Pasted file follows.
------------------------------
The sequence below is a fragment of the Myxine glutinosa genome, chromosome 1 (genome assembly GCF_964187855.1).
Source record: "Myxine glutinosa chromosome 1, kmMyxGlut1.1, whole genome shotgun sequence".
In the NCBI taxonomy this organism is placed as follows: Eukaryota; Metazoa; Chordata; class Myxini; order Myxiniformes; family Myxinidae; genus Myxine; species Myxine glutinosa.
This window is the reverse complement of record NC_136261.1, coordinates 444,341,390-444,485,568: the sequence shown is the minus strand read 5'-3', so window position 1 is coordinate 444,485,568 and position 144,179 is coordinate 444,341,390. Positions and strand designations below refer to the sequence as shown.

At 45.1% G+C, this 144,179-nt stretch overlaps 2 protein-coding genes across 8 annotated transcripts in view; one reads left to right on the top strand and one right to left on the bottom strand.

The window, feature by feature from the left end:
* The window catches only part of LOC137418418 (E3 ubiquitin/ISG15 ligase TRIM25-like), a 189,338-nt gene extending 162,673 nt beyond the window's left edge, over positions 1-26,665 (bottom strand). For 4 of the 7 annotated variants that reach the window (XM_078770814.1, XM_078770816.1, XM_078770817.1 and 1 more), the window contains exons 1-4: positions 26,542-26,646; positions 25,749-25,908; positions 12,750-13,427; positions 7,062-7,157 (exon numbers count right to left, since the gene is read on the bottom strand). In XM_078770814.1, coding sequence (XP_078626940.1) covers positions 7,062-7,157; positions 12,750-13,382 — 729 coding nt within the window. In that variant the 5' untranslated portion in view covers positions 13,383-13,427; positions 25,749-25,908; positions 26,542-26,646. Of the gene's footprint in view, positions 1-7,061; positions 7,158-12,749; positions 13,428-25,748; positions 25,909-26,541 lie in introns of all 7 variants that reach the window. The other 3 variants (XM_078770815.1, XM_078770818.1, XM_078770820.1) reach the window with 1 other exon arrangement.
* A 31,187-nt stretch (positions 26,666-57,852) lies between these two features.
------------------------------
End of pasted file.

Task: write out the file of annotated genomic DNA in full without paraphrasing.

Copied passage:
The sequence below is a fragment of the Myxine glutinosa genome, chromosome 1 (genome assembly GCF_964187855.1).
Source record: "Myxine glutinosa chromosome 1, kmMyxGlut1.1, whole genome shotgun sequence".
In the NCBI taxonomy this organism is placed as follows: Eukaryota; Metazoa; Chordata; class Myxini; order Myxiniformes; family Myxinidae; genus Myxine; species Myxine glutinosa.
This window is the reverse complement of record NC_136261.1, coordinates 444,341,390-444,485,568: the sequence shown is the minus strand read 5'-3', so window position 1 is coordinate 444,485,568 and position 144,179 is coordinate 444,341,390. Positions and strand designations below refer to the sequence as shown.

At 45.1% G+C, this 144,179-nt stretch overlaps 2 protein-coding genes across 8 annotated transcripts in view; one reads left to right on the top strand and one right to left on the bottom strand.

The window, feature by feature from the left end:
* The window catches only part of LOC137418418 (E3 ubiquitin/ISG15 ligase TRIM25-like), a 189,338-nt gene extending 162,673 nt beyond the window's left edge, over positions 1-26,665 (bottom strand). For 4 of the 7 annotated variants that reach the window (XM_078770814.1, XM_078770816.1, XM_078770817.1 and 1 more), the window contains exons 1-4: positions 26,542-26,646; positions 25,749-25,908; positions 12,750-13,427; positions 7,062-7,157 (exon numbers count right to left, since the gene is read on the bottom strand). In XM_078770814.1, coding sequence (XP_078626940.1) covers positions 7,062-7,157; positions 12,750-13,382 — 729 coding nt within the window. In that variant the 5' untranslated portion in view covers positions 13,383-13,427; positions 25,749-25,908; positions 26,542-26,646. Of the gene's footprint in view, positions 1-7,061; positions 7,158-12,749; positions 13,428-25,748; positions 25,909-26,541 lie in introns of all 7 variants that reach the window. The other 3 variants (XM_078770815.1, XM_078770818.1, XM_078770820.1) reach the window with 1 other exon arrangement.
* A 31,187-nt stretch (positions 26,666-57,852) lies between these two features.